When we first decided we were going to get rid of everything that tied us down and travel, we both had our worries, but there was never a doubt in our minds that we wouldn’t like the nomadic lifestyle. D is Southern California born and raised, and I’ve lived here for almost 2 decades. After living in one place for so long… well, it can get quite ordinary. And there’s a whole world out there! So many different cultures and ways of life to experience!
Other people were worried for us though. D’s dad, who’s a extensive traveler himself, told us, “You can go all over the world, but you’ll eventually realize that there’s nowhere better than Southern California.”
Hmmm… I think after traveling to other countries, Southern California seems…. kinda boring and less lively in comparison. Not only is it really expensive, there’s no history here, no culture. It makes you wonder why people would choose to live here when you can live somewhere more interesting for a fraction of the cost. It must be because we have nothing but sunshine 98% of the time and celebrities.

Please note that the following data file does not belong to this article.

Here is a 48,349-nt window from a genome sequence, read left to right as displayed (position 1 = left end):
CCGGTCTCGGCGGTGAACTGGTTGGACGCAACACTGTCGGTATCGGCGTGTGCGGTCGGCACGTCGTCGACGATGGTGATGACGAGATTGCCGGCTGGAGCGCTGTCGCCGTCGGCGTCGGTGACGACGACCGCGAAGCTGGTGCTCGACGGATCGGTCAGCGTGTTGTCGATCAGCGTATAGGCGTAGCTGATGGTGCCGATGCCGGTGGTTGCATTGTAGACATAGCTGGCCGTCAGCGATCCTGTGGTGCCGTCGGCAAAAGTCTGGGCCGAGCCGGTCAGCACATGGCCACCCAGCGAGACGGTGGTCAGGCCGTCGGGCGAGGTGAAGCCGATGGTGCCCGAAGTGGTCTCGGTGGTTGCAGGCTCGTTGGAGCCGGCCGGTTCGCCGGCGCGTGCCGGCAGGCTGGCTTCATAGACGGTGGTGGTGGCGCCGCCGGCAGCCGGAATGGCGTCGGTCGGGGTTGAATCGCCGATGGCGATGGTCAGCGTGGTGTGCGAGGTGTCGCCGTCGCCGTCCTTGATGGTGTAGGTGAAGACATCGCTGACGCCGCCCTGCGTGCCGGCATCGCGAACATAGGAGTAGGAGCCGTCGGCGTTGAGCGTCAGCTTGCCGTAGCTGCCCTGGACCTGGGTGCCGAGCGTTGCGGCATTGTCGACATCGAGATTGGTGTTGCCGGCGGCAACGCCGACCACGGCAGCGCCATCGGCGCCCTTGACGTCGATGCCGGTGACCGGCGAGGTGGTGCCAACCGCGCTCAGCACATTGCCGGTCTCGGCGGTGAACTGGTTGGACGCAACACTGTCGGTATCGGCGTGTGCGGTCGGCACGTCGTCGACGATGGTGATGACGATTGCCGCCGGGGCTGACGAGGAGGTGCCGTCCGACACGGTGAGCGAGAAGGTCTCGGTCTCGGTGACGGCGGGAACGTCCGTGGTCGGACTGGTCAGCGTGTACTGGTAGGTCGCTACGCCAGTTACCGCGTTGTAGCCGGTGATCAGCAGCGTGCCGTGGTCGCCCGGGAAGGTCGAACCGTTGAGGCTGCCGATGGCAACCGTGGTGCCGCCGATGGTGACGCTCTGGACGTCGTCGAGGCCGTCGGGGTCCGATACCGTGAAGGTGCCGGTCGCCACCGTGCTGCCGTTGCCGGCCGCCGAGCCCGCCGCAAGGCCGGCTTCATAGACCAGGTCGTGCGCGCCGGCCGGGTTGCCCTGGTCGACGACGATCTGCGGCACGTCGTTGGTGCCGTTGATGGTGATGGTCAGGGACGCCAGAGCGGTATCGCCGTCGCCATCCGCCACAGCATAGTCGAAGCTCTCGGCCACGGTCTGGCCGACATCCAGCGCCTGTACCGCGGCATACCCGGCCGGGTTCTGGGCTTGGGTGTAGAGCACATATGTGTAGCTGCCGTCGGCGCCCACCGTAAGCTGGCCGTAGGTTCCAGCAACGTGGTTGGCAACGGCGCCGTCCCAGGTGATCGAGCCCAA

Recently, I was back in SoCal for 3 weeks. It’s just enough time to overcome jet lag, get comfortable, and get a routine going again (errr… if you count sleeping in, reading, eating, napping, eating, etc. as a routine. And sorry for the lack of posts lately… apparently it’s really tough doing a whole lot of nothing). It’s also enough time to do a re-assessment of SoCal through a different set of eyes.
I originally started this list a few months ago after returning home to Southern California for a little bit after South America. And now after another 3 months, I have definitely noticed things about my hometown that I’ve never noticed before – some I’ve taken for granted and some I don’t miss.